Cristina Vázquez-O’Neill sat cross-legged on the marble floor outside Puerto Rico’s Capitol Building in Old San Juan on Friday, shielding herself from the intensity of the afternoon sun with a message written on white poster board: “4,645 deaths and papi was one.” The 22-year-old University of Puerto Rico student mourned with her brother and alongside hundreds of others who brought shoes to represent those who perished as a result of Hurricane Maria.

Row after row was added as people laid down individual pairs, some with names or notes of indignation for the government’s culpability in the crisis that followed.

The demonstration was organized in response to a Harvard study released Tuesday that estimates 4,645 additional deaths in the three months after the storm. Doubts have surrounded the official death toll, still officially at 64, for months. Puerto Rico’s Center for Investigative Journalism filed a lawsuit in February against the director of the Puerto Rico Demographic Registry “after multiple attempts to get the agency to offer information about the deaths that occurred on the island,” but a May 21 court date did not provide immediate answers.

In the evening, as the count of shoes reached one thousand, that office finally released updated numbers, which indicated 1,451 more deaths from September through November than the year prior.

While the Harvard Study revealed its estimate based on a survey of 3,299 households, Vázquez-O’Neill believes the real number is likely higher.

Her family waited out the hurricane together. A few days later, Vázquez-O’Neill father left to review potential damage to his own home in Carolina. Communication was obsolete at the time, but eventually she began to worry; they’d never gone more than three days without checking in with each other.

“I had to go to his house, and I found him dead,” she tells me. “He was a diabetic; he had high blood pressure. Definitely it was the whole situation that transpired in that week after the hurricane – it was chaos. Two weeks before that we had celebrated his birthday. He was in good health.”

She has yet to learn the exact circumstances of her father’s death; medical examiners couldn’t perform an autopsy because “there were so many cadavers,” Vázquez-O’Neill adds. Draped in a Cuban flag representing his native country, she sniffled, then noted he had been a supporter of Rosselló.

“I’ve asked myself sometimes, how many people of all those who died voted for the governor, and put their confidence in him and his call for transparency? It’s very rough,” she says. “The government is turning its back on us. They’re ripping the country apart.”

Her grandmother, she adds, was briefly hospitalized following the storm. She recuperated, but “a lot of people died right there in the emergency room. That says a lot.”

On the opposite side of the memorial, Luis Torres and Fabiola Santiago, both in their early 20s, stood in solidarity. They’d traveled from the municipality of Bayamón by Uber, train, and bus to arrive in Old San Juan.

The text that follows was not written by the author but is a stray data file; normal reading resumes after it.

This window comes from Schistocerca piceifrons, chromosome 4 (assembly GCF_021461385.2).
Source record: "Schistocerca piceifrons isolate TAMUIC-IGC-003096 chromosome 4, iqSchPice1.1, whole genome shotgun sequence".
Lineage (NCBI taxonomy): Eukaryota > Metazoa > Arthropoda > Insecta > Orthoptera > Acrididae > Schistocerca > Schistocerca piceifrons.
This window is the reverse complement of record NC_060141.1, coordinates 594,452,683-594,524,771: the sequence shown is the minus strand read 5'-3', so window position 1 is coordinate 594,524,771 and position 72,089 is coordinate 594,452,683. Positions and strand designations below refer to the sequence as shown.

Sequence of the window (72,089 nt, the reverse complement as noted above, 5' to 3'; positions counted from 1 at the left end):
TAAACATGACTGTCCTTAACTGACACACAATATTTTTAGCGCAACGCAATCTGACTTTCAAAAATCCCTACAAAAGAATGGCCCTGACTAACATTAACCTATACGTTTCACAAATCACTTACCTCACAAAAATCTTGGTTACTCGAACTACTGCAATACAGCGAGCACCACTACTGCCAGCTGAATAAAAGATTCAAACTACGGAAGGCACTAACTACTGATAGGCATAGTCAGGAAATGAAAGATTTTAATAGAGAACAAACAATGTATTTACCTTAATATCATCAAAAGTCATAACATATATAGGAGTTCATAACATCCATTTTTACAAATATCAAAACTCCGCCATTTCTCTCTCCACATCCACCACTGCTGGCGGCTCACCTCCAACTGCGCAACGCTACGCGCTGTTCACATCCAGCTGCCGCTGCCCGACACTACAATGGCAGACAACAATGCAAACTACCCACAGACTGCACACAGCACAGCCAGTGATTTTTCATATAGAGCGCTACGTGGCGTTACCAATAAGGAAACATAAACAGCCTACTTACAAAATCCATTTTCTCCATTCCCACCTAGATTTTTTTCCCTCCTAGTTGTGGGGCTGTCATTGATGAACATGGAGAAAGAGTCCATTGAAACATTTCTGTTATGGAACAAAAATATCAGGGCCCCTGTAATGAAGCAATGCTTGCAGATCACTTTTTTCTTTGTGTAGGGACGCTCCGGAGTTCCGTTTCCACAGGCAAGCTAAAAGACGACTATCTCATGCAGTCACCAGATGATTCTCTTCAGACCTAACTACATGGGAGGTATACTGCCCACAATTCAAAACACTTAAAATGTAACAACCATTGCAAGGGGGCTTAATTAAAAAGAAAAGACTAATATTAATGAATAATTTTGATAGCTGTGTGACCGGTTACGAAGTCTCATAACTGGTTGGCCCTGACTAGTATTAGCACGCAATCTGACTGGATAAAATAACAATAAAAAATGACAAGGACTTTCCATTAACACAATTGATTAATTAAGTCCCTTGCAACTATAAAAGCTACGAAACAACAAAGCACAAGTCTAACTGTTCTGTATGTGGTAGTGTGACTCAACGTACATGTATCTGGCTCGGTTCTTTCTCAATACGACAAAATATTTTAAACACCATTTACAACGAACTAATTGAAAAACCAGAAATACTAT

“[This is] a tragedy that shouldn’t have happened. With adequate preparation and an efficient government, we could have avoided the greater part of those deaths,” Santiago says. “I think that, as a citizen of this country, as part of this community, it’s my duty to at least be here and pay my respects to all these people, to the families of these people. Because we’re all family, we’re all part of something.”

Illnesses directly related to the storm, including the bacterial disease leptospirosis, and complications resulting from a lack of access to services (like dialysis treatment for kidney disorders and insulin for diabetics), are among the causes of deaths post-storm. A surge in suicides was also reported – a 29 percent increase in 2017 compared to 2016 numbers.

Along the road outside the Capitol Building, an elderly woman named Helga handed out paper signs bearing the number 4,645 in thick, black letters, with a black ribbon above. Drivers in passing cars stopped to collect, as did many people present at the memorial. She conveyed her disappointment in the Puerto Rican government’s failure to acknowledge and recognize the reality of the storm-related deaths.

In a press conference on Tuesday, Rosselló said he welcomes the Harvard University survey, admitting that the official count is a “substantial underestimate.” The governor pointed out that his administration is waiting for its own report from George Washington University, which it commissioned in February. People have used social media to convey their concerns about a potential bias. So far, the University has received $300,000 for the independent study. Additionally, Puerto Rico’s Secretary of Education, Julia Keleher, is an adjunct faculty member of the university’s business school, and Rosselló’s father, Pedro Rosselló, was aSenior Associate of its Global Health Department after his term as governor of Puerto Rico ended in 2001.

The likelihood that the numbers will be truthfully reported has been questioned, as deaths certified as related to Hurricane Maria could qualify for federal aid.

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